Starbucks recently updated their breakfast menu. According to news sources, the new menu features items with fewer calories and more protein than their previous breakfast items, coffee cake and Rice Krispies' treats. The new menu contains the Chewy Fruit & Nut Bar, a Multigrain Roll, an Apple Bran Muffin and Perfect Oatmeal. The oatmeal is "finished with your choice of dried fruit, nut medley or brown sugar." And it costs $2.45.
Why anyone would need Starbucks to furnish his oatmeal is beyond me, especially when oatmeal that's equally perfect can be had for pennies. And before you go off saying you can't read directions on the box or that your oatmeal always ends up too runny or cements itself into a gelatinous clump, I'll let you in on a little secret: you can achieve perfect oatmeal by sticking to a 1:2 ratio, oatmeal to water.
Ingredients for one giant serving:
- 3/4 cups oatmeal
- 1 tablespoon chopped walnuts
- 2 tablespoons chopped dates
- 1 tablespoon raisins
- sweetener to taste
- (I'm fond of maple syrup, about a tablespoon, but I could also go for a tablespoon of honey or 2 level teaspoons of light brown sugar.)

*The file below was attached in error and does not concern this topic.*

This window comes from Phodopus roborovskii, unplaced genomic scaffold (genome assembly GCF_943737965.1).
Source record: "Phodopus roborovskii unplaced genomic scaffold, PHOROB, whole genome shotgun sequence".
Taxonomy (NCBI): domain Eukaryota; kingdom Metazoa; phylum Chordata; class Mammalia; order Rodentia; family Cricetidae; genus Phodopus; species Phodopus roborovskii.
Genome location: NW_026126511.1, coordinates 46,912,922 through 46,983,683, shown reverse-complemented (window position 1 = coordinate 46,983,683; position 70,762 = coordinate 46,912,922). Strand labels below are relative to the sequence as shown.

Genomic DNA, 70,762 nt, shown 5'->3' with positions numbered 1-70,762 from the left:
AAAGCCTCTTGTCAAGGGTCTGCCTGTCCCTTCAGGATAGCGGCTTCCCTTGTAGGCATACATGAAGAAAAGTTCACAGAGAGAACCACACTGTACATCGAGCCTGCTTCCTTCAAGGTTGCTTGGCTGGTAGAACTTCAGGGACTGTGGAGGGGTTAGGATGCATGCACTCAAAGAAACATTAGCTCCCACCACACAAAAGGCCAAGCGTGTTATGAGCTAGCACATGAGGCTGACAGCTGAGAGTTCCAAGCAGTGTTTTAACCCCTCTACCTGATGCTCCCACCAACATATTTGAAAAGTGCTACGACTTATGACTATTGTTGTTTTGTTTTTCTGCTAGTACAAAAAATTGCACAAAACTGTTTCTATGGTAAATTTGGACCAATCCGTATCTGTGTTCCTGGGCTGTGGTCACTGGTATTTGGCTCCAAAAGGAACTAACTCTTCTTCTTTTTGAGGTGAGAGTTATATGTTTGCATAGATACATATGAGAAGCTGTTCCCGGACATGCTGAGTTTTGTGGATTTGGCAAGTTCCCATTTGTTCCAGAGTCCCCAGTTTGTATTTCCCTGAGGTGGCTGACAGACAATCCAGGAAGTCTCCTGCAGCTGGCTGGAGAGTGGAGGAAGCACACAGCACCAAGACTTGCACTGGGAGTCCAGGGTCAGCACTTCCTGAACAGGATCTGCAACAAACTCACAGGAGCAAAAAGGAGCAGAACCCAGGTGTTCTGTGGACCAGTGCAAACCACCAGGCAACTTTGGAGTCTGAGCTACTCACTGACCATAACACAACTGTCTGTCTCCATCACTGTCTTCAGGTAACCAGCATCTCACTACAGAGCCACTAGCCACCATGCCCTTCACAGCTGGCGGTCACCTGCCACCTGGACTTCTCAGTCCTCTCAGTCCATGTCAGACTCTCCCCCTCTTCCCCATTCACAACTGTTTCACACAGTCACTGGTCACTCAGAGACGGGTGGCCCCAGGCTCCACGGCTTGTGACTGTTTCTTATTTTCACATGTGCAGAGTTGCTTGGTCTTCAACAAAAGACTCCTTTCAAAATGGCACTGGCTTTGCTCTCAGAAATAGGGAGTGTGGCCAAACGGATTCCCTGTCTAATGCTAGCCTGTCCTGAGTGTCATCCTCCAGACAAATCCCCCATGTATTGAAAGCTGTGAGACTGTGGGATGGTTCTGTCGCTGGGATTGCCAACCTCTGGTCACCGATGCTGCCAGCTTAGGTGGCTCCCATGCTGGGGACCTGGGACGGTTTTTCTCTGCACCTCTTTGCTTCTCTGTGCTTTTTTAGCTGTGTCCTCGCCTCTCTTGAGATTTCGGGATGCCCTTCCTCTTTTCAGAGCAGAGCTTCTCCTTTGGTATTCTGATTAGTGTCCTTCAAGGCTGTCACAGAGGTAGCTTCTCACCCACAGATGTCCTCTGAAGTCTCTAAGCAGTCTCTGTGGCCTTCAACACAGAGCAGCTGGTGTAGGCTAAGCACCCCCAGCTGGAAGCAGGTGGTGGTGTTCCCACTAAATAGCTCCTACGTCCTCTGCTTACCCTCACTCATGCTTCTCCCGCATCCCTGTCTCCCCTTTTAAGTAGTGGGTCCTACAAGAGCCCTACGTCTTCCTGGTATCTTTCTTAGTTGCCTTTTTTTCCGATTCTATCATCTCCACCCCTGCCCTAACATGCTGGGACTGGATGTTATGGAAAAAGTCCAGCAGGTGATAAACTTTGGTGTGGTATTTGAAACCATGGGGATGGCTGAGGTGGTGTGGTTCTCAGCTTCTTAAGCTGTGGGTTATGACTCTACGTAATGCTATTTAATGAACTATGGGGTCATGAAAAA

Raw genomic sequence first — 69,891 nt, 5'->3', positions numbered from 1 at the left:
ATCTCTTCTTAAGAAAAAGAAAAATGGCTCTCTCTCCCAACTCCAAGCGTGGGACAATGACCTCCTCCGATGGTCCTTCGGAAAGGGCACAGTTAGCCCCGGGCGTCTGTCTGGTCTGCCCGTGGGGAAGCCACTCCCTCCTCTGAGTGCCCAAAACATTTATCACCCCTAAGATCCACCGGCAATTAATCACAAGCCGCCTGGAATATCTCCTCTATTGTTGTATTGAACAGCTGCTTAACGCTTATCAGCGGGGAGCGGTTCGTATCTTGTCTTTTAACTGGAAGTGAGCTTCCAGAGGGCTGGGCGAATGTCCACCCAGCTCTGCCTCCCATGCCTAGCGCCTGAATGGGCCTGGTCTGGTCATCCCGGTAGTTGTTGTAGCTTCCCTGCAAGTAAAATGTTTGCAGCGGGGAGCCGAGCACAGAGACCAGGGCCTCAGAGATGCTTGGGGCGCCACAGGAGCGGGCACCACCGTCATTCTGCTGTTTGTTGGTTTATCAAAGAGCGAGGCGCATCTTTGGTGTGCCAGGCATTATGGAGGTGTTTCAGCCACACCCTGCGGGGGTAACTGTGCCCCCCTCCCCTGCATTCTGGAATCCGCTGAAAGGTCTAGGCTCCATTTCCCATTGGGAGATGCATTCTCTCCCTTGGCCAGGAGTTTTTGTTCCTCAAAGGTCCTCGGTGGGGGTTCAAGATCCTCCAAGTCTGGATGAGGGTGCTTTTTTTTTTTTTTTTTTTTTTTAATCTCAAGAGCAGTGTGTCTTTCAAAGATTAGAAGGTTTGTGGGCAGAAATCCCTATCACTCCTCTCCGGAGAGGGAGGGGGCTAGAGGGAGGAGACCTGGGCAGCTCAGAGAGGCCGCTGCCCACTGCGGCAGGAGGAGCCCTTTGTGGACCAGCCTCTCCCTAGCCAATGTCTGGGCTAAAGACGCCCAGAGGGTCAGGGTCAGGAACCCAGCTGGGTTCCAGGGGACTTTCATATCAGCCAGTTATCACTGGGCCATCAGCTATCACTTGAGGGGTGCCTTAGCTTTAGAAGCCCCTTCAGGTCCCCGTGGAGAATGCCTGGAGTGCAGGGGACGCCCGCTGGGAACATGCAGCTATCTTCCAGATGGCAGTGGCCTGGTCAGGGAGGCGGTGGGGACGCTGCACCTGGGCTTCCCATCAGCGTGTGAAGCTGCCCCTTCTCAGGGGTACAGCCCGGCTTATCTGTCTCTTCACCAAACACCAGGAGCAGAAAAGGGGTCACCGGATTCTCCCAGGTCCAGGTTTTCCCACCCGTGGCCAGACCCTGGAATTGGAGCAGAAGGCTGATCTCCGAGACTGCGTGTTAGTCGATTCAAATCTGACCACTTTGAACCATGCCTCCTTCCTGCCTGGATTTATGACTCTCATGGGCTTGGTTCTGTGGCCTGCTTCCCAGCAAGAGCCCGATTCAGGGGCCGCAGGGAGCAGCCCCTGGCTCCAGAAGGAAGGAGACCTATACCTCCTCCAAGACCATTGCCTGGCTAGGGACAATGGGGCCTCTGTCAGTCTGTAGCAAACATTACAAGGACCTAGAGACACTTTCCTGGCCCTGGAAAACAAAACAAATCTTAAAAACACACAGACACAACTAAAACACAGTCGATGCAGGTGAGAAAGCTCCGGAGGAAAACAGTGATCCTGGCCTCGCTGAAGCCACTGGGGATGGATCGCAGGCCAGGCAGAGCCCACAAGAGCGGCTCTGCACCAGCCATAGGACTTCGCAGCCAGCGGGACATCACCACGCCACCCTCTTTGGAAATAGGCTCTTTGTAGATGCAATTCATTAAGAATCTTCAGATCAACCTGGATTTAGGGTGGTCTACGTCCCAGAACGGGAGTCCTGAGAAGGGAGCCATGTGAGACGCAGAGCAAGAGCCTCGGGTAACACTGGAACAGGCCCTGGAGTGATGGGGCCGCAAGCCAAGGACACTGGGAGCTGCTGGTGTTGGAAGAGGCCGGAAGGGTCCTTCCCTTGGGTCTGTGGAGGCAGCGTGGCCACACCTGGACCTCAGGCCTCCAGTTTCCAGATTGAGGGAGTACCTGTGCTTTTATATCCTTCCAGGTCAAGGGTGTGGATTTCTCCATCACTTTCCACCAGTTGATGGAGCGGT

- A couple pinches of salt.
- (You don't want enough to make the oatmeal salty, just enough to liven the flavors of all the ingredients and get them playing together)
- 1.5 cups hot water, if you're measuring at home
Here's my routine:
I begin by browning the walnuts with butter in a pan over medium-high heat. Toss the butter in, wait for it melt, then toss in the walnuts and let them sit a moment.
Note: The heat excites the oils and the caramelization gives the walnuts a deeper, rich, slightly smoky flavor. The walnuts cant be browned in larger batches and then stored in the fridge.
While the walnuts brown, I chop the dates.
When I have all my ingredients ready, I put the oatmeal, dates, raisins, walnuts, salt and syrup in a travel bowl and head off to work (with my own coffee). Once at work, I use the hot water on the coffee machine to top off my oatmeal. I don't measure, I just eyeball it. If my oatmeal's a little clumpy, I'll add some more water. By the time I'm at my desk and the computer's finished booting up, I have a hot, delicious bowl of oatmeal that's truly perfect, and I didn't have to choose between fruit, nuts or brown sugar.
It's oatmeal, people. Making it at home provides with you more choices and better ingredients, and you can make it in about the same amount of time you'd spend in line at Starbucks hammering away on your blackberry. You don't need some earth-toned, modern-day yuppie bar to give you good food. And you certainly don't need them charging you $2.45 for it. Put down the Blackberry, shut the laptop and grab a knife. You've got dried fruit to dice.